Popular authors speak to 200 women at sold-out Books on the Beach

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NEWPORT – It was a picture-perfect beach day on Aug. 9 as book lovers gathered for Hadassah’s sixth annual Books on the Beach event. With the ocean sparkling in the background, the sold-out crowd of 200 filled a room at OceanCliff, for lunch and talks by two popular authors. 

Talia Carner and Barbara Shapiro entertained the crowd with the stories behind their latest books.

Born in Tel Aviv, a seventh-generation Sabra, Carner is the author of the novels “Jerusalem Maiden,” “China Doll” and “Puppet Child.” Her work is influenced by her participation in women’s organizations around the world. She is a supporter of global human rights and a lecturer at international women’s economic forums, as well as serving on the board of the Hadassah Brandeis Institute.

Carner’s latest novel, “Hotel Moscow,” was born out of two missions to Russia as a consultant to help women improve business skills. The first trip occurred in May 1993, after the fall of Communism in that nation. She was there to help women – both educated and not – who had little knowledge of capitalism. 

“These women had grown up where capitalism was a dirty word,” she said. 

That first trip, which she characterized as “life-changing,” led to another. And on that second trip, she said, she arrived just as the uprising against President Boris Yeltsin was in progress. 

Carner said she found herself on the run in a harrowing attempt to get to the American Embassy. Everything in Moscow was shut down and in chaos. And even after years of an official “no-religion” policy, she said she encountered rampant anti-Semitism, as many still felt “the Jews were behind it.” From these experiences, she said, she wrote “Hotel Moscow.”

Barbara Shapiro, who writes as B.A. Shapiro, joked that her story “didn’t involve being chased in Russia.”

The author of eight novels, Shapiro says her best-selling “The Art Forger,” her seventh novel, was “the first one anyone read.” She spoke about the trials of coming up with a book that she wanted to write and that she could convince a publisher to publish.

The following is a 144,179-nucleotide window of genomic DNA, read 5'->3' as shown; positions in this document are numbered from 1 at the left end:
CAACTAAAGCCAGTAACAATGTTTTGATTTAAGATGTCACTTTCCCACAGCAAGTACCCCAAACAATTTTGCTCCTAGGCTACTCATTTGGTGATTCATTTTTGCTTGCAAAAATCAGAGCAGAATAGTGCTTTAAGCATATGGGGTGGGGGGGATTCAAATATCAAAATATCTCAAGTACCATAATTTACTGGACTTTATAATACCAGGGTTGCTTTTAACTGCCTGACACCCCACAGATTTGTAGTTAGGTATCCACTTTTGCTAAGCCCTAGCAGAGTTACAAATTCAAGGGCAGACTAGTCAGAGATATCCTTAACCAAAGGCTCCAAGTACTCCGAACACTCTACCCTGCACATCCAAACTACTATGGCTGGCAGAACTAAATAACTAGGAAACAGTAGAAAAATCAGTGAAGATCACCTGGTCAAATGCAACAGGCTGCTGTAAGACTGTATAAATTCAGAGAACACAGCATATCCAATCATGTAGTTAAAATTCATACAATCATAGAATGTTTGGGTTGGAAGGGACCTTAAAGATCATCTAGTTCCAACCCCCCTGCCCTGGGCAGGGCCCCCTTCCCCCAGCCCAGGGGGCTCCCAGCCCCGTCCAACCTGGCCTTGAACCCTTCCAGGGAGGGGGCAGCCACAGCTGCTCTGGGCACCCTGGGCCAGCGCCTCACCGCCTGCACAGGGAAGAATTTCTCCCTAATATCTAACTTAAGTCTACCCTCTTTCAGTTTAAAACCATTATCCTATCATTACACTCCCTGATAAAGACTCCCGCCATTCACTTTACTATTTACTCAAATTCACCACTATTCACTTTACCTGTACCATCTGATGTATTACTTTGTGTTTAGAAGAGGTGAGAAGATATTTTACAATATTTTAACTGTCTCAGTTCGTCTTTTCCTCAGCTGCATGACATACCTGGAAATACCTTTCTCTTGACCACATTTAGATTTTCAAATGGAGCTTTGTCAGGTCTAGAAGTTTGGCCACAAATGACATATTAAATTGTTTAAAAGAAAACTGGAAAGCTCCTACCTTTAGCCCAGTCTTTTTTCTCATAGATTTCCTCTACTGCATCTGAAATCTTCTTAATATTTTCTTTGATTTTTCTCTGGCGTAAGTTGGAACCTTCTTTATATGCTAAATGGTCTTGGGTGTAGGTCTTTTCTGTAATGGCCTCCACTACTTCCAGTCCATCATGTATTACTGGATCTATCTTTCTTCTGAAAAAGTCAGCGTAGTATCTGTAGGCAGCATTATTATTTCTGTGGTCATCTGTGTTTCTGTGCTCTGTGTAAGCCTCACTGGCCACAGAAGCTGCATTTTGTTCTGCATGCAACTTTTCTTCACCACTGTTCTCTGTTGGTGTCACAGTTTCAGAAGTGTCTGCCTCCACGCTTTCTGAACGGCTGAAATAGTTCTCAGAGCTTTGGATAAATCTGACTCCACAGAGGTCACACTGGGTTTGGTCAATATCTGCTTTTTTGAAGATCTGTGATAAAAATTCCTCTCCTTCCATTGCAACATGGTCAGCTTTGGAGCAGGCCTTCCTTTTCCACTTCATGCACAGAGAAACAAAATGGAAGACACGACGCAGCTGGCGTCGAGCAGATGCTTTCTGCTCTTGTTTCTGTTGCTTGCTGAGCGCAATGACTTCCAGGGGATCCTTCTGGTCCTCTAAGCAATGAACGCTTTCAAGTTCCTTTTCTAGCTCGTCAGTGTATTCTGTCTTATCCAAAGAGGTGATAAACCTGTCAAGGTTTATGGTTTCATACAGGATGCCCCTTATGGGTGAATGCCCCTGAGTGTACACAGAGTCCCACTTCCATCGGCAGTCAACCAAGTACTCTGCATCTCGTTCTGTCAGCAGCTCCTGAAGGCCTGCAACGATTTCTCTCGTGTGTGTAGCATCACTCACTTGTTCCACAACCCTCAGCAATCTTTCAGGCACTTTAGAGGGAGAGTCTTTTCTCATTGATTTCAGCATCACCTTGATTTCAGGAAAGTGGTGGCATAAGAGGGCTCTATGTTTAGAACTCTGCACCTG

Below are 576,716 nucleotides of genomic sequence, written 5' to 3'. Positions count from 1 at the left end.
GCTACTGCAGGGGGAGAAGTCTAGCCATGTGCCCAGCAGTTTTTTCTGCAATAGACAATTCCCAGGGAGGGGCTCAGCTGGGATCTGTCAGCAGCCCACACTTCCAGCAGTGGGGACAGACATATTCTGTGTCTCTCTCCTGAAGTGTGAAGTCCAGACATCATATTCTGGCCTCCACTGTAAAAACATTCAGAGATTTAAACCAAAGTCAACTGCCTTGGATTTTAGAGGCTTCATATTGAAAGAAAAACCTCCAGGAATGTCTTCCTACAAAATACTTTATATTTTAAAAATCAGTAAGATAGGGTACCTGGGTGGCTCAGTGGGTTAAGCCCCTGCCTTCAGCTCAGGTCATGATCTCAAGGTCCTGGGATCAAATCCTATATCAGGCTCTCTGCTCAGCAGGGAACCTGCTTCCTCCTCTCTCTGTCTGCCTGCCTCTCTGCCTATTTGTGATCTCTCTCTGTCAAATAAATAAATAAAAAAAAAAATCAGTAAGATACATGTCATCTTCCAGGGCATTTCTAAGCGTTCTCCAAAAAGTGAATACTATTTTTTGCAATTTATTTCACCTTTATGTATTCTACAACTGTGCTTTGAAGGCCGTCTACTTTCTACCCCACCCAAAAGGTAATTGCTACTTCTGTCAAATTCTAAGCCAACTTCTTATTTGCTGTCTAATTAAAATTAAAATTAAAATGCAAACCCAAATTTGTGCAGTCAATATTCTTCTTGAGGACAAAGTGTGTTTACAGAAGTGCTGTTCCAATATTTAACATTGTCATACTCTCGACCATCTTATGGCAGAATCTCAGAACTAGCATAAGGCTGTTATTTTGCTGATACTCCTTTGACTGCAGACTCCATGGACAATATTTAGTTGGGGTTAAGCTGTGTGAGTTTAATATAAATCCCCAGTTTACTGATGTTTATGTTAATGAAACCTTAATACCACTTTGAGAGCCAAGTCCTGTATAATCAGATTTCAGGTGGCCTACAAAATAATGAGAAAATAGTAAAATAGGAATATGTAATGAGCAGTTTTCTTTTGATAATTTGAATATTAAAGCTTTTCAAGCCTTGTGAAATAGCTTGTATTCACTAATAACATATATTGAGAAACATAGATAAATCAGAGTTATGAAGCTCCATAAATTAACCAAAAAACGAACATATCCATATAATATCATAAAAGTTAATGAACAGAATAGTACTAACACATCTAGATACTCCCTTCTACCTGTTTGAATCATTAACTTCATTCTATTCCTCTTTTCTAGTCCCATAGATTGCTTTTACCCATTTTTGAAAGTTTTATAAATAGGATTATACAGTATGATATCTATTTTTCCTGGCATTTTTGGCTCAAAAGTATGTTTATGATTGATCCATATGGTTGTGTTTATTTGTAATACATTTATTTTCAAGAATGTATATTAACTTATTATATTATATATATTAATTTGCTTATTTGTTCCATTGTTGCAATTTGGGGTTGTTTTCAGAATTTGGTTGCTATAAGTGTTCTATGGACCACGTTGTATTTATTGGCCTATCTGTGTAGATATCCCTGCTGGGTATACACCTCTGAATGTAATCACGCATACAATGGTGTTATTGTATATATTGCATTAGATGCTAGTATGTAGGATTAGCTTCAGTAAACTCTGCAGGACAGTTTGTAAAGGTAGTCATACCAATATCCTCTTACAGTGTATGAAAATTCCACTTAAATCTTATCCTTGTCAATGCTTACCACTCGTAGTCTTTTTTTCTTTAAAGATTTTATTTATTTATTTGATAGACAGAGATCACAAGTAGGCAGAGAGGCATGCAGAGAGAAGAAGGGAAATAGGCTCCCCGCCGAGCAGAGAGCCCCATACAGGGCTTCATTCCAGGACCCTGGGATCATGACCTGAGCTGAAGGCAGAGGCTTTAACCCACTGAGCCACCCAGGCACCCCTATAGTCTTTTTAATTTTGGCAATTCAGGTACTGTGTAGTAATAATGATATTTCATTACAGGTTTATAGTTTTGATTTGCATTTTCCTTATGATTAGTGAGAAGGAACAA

“Writing is my    fourth or fifth career,” Shapiro said. She has directed research projects, worked as a systems analyst/statistician, headed the Boston office of a software development firm and taught sociology and creative writing.

But she really wanted to write books.

So she would write, and give the manuscript to her agent, who wouldn’t like it, she said. So she’d get another agent. And the process would go on and on. Part of the problem was that her novels didn’t fit into a particular genre.

“What a writer really needs is a working spouse with benefits,” she told the crowd.

Her latest book, “The Muralist,” came from an interest in the Works Progress Administration and Eleanor Roosevelt. 

“I write about what I want to know,” Shapiro said.  

She often hears that writers should write about what they know. “But I ran out of what I know about 10½ years ago,” she said.

“Eleanor Roosevelt is my favorite person. The more research you do on her, the better she gets,” Shapiro said.

The result of her research on the WPA and Roosevelt, “The Muralist” weaves history, mystery, intrigue and love into a story that takes place on the eve of World War II. As Shapiro said, “I’ve created my own genre.”

At the end of the program, there was an opportunity to buy the books and have the authors sign them. 

Books on the Beach raises funds to support the work of Hadassah, the Women’s Zionist Organization of America.

FRAN OSTENDORF is the editor of The Jewish Voice.